Guayabo National Monument – First Bird Count

The first official bird count at nearby Guayabo National Monument was held on Sunday November 19. Although many very common species went unrecorded by the 4 birding groups, a total of at least 164 species was registered.

My group trekked from the Monument headquarters at around 1000 m elevation up to the Torito road at more like 1600 m. We were still in what is considered the buffer zone of the Monumento and this gave the opportunity to record some middle-elevation species that are absent down below.

Beautiful sighting of the day must go to the male Red-headed Barbet (Eubucco bourcierii); a pair shared a tree with 3 late-migrating Red-eyed Vireos and a resident Olive-striped Flycatcher just before the first waterfall on the Torito road.

File photo of male Red-headed Barbet, courtesy of Fernando Burgalin.

Red-eyed Vireo (Vireo olivaceus):

Red-eyed Vireo Minnesota
Red-eyed Vireo in Minnesota; preparing to fly to Costa Rica and points south? Photo courtesy of Larry Waddell

By way of comparison, here’s a Yellow-green Vireo (Vireo flavoviridis) in a file photo taken at the other end of the country in Paraíso, Guanacaste:

Vireo, Yellow-green, Paraiso (1)
Yellow-green Vireo living up to its name; the black eye-line is much less noticeable than on the Red-eyed Vireo. Photo by John Beer

The species above is not often found on the Caribbean slope between late October and late January. It is one of the few migrants from the south and has nested in my garden. Identification can be a problem when both this species and the Red-eyed Vireo are present. Our group did report one Yellow-green Vireo this time, although I personally missed it.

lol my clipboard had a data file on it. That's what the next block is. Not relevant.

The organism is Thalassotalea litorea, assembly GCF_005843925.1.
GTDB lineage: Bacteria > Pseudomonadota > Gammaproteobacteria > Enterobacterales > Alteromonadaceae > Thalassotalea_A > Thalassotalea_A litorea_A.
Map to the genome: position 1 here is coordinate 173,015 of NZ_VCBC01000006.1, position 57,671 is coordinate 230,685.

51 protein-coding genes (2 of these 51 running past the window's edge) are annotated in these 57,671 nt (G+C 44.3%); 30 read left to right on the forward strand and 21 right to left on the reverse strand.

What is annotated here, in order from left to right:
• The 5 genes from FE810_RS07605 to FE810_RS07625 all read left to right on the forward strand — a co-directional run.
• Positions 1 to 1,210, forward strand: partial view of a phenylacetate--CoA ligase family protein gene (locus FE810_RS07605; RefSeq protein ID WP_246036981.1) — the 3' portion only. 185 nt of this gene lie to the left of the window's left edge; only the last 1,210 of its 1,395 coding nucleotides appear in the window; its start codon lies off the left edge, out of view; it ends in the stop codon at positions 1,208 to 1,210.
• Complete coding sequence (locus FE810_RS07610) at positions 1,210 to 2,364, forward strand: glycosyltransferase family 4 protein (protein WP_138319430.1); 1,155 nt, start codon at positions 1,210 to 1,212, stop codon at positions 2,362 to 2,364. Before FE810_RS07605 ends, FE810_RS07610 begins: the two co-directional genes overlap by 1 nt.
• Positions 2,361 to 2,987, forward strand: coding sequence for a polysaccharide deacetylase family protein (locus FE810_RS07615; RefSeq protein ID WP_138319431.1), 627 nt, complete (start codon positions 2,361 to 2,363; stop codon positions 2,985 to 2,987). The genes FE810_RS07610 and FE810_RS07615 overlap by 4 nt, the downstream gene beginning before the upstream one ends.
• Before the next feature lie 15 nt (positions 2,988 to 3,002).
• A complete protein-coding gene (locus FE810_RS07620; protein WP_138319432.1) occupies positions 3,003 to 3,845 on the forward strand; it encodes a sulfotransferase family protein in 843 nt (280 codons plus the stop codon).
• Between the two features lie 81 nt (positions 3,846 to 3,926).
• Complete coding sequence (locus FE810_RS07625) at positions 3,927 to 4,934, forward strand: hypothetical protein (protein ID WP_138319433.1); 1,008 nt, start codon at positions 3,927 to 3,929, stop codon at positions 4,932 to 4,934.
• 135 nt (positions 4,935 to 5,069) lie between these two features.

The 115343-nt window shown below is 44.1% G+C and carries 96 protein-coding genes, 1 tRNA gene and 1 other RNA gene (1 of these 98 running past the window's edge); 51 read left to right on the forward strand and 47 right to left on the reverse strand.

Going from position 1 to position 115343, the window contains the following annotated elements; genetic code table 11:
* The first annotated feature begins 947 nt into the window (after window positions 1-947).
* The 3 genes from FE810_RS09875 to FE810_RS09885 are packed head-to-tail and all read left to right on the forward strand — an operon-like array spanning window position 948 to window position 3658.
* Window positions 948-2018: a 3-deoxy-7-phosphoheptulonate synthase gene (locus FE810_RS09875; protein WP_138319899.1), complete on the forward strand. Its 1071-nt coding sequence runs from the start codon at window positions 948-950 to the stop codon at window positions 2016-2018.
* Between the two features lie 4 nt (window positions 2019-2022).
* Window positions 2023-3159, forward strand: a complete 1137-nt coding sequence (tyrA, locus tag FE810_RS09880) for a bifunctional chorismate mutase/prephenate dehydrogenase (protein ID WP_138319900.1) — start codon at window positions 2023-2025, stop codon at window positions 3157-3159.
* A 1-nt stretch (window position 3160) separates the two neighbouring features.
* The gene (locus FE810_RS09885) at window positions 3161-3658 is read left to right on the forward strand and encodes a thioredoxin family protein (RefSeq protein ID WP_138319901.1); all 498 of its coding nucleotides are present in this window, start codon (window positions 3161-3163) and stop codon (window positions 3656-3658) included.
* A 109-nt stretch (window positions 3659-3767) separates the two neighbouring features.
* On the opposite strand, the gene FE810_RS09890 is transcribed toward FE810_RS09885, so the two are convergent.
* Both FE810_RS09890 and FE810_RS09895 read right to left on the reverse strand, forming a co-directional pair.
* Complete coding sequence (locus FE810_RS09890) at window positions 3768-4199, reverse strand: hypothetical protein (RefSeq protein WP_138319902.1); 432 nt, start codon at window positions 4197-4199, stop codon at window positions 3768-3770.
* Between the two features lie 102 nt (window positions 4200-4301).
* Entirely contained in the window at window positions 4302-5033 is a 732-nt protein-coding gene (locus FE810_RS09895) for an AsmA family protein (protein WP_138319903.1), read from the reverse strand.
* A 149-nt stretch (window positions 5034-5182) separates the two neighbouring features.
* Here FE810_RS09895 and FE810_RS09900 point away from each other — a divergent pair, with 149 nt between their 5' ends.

The Olive-striped Flycatcher (Mionectes olivaceus) is a species that prefers middle and higher elevations:

Olive-striped Flycatcher
Larry Waddell took this photo here at nearby Calle Vargas; it clearly shows the white triangle behind the eye and the streaky breast characteristic of the Olive-striped Flycatcher

Come back soon Larry!

With the whistle of  a Great Tinamou as a back-drop, one of the first birds of the day was a Gartered Trogon (Trogon caligatus), the commonest trogon in our area:

Gartered Trogon, Aquiares
Male Gartered Trogon at Aquiares a little lower down; photo by Larry Waddell

Our little group found 7 different species of hummingbird, including the following:

Hummingbird Mountain-gem, Purple-throated female, Santa Rosa (3)
Female Purple-throated Mountain-Gem at Santa Rosa; photo by John Beer

We recorded the Purple-crowned Fairy (Heliothryx barroti) at two different locations:

Hummingbird, Fairy, Purple-crowned, Aquiares (1)
Purple-crowned Fairy at Aquiares; photo by John Beer

My thanks to the members of our team and most especially to the many hard-working and dedicated workers at the Guayabo National Monument who gave so willingly of their time and resources.

2 thoughts on “Guayabo National Monument – First Bird Count

  1. What a great excursion. That Barbet is so beautiful. You found more species there than I think is even possible in northern Minnesota, I guess I better head back down to help you find all these gems.


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